Since mid-June members of the Cloudy team have been at the Alan Turing Institute, a new a new national centre for data science . We're based down at the British Library in London and are hard at work trying to analyse all the data you've given us!
Here at the Alan Turing Institute, or ATI as we know it, they are running eight-week summer internships for PhD students with skills in something called data sciences. What this means is that these students are really good at finding ways to investigate big datasets - and Cloudy is a BIG data set! So far we've received over 2.2 million symptom reports from 8681 participants since January and we are grateful to you for continuing to report your symptoms as often as possible.
We're lucky to have three very accomplished students, Bertie, Konstantinos and David, who have agreed to use their skills to help us analyse the Cloudy data and who are already producing very exciting results. We are even beginning to write our first paper all about how you are using the app.
David, who is currently a PhD student at the University of Warwick, has been using different computer programs to try and identify patterns in data completion to understand what symptoms you are reporting and when. Once he has finished identifying these patterns, we will try to understand when and why people stop reporting their symptoms. This is important because it helps us to understand who takes part in our study and which patient groups we might be missing.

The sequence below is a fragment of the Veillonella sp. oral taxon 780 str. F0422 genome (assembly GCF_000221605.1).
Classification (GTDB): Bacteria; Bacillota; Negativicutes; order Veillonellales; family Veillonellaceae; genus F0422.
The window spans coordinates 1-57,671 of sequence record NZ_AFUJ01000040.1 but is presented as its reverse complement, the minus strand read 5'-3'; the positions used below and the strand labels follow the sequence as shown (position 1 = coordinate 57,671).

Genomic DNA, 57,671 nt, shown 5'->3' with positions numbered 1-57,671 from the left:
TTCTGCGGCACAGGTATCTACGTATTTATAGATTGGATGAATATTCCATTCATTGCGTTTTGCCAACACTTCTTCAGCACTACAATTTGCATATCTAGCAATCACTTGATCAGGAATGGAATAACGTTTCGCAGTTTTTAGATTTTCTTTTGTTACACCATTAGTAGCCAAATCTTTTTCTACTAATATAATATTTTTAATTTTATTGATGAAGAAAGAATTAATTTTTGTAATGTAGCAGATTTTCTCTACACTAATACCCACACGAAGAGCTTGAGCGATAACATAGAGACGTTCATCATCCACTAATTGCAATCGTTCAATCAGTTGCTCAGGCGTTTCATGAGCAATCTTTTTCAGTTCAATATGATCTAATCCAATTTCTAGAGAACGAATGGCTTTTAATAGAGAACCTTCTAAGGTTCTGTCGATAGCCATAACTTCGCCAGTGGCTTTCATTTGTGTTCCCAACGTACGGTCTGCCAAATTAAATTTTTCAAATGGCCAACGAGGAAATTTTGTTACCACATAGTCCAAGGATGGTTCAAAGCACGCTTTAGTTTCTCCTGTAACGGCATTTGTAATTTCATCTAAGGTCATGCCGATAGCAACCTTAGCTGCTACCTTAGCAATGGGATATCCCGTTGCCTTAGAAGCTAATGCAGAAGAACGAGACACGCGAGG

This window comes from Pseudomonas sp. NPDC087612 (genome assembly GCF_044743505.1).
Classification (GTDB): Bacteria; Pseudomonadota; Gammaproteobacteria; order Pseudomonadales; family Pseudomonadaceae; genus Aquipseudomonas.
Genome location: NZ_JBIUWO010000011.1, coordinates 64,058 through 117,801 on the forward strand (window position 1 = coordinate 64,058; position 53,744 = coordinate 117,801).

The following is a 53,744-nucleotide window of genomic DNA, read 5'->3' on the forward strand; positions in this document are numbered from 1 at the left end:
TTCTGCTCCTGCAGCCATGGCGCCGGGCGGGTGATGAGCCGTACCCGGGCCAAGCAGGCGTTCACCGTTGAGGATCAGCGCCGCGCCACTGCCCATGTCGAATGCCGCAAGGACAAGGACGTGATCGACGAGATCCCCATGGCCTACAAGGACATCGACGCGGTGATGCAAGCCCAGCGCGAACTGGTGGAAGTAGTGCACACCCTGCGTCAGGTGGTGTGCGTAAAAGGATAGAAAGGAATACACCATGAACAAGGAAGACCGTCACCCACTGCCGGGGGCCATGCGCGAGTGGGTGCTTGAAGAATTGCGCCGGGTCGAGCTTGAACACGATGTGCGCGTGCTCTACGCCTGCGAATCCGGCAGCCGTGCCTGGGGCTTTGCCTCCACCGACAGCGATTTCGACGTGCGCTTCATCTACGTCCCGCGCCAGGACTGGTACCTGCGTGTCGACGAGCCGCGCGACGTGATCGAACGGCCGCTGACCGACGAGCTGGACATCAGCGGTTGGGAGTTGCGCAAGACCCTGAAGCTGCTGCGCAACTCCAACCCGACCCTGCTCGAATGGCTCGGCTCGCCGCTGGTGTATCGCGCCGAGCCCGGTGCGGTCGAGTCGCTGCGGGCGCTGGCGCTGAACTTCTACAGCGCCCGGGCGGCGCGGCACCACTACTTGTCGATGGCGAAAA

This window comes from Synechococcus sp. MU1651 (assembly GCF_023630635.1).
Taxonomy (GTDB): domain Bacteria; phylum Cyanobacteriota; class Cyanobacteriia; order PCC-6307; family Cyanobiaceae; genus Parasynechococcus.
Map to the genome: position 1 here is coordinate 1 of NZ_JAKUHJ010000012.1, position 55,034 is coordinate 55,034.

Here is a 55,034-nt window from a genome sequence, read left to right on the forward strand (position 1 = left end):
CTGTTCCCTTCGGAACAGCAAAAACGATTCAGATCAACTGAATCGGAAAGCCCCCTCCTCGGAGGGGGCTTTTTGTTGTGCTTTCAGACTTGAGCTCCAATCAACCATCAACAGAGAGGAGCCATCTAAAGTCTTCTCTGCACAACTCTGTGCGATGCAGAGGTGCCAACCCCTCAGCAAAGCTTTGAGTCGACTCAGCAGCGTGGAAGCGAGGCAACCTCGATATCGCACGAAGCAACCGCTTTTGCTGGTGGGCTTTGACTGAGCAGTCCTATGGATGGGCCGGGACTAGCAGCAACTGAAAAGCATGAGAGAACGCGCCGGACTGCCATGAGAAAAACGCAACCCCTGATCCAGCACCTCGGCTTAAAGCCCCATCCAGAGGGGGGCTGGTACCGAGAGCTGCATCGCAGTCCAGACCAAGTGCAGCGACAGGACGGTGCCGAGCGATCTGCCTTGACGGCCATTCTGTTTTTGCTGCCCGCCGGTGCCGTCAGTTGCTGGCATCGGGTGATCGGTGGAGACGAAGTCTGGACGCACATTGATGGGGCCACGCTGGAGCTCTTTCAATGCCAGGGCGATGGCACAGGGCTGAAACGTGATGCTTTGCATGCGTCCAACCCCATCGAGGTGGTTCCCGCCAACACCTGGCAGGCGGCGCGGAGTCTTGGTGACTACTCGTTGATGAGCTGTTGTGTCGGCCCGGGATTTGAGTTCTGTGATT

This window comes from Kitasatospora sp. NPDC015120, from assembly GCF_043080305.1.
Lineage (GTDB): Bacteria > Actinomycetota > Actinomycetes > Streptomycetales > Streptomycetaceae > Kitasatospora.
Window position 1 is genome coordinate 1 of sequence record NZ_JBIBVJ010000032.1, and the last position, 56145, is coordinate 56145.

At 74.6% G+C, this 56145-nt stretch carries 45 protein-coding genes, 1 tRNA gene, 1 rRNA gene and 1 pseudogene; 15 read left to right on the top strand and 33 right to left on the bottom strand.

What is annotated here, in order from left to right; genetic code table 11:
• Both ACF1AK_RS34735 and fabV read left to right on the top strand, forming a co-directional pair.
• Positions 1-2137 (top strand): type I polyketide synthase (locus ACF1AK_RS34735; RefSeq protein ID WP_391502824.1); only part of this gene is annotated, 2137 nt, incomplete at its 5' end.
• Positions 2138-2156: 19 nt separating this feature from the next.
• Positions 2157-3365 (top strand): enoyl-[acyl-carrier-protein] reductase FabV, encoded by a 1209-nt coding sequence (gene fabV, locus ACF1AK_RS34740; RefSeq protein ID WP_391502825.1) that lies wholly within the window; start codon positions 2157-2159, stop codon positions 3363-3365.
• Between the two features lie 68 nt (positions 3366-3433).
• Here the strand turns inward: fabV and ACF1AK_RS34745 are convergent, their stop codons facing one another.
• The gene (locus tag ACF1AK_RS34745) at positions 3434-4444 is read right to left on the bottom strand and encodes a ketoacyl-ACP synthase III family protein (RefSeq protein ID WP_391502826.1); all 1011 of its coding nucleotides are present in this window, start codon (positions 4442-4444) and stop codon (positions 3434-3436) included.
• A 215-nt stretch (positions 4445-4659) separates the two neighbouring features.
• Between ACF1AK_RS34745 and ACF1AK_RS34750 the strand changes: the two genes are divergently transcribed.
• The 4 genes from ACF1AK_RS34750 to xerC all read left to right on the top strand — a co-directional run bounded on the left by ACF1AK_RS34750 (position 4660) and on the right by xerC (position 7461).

This is where Bertie (who you can see below pointing out some of his most interesting results!) comes in. Bertie is a PhD student from the University of Oxford and he has skills in text-analysis. He is using these skills to analyse the information you've sent us when you've given us feedback on the app. You might remember we recently sent you a push notification, for more of your thoughts on using the app? This was so that Bertie has more information to analyse. From Bertie's work we will try to identify reasons why some of you may not be managing to record data every day and why some people may no longer be taking part in the study – we will also let uMotif know some of your feedback to help them make the app better in the future.
Interns Bertie (far left) and Konstantinos regard their latest dataset discovery
Alongside the work of David and Bertie, Konstantinos (who you can see below with Bertie) has been able to use lots of exciting techniques to start examining the link between weather and pain. As you might imagine, we have an awful lot of data to manage and that means that a lot of the techniques we commonly use in research aren't suitable. We're lucky then that Konstantinos, who is a PhD student from the University of Edinburgh, specialises in 'machine learning', which basically means that he uses a variety of computer techniques to find patterns in big data sets, like Cloudy.
The results Konstantinos has produced help us to understand which items of weather data, such as temperature or pressure, we should pay attention to. He's also trying to work out what the time window is for the weather to affect your symptoms. It's really important to us that this work is done, so that we know how best to use your data in the future.
We have just 2 and a half weeks left of the internship, but over here at Cloudy HQ we are thrilled with the progress that our interns have already made. We've been learning a lot of very exciting things from David, Bertie and Konstantinos and very much hope to be able to share their results with you soon!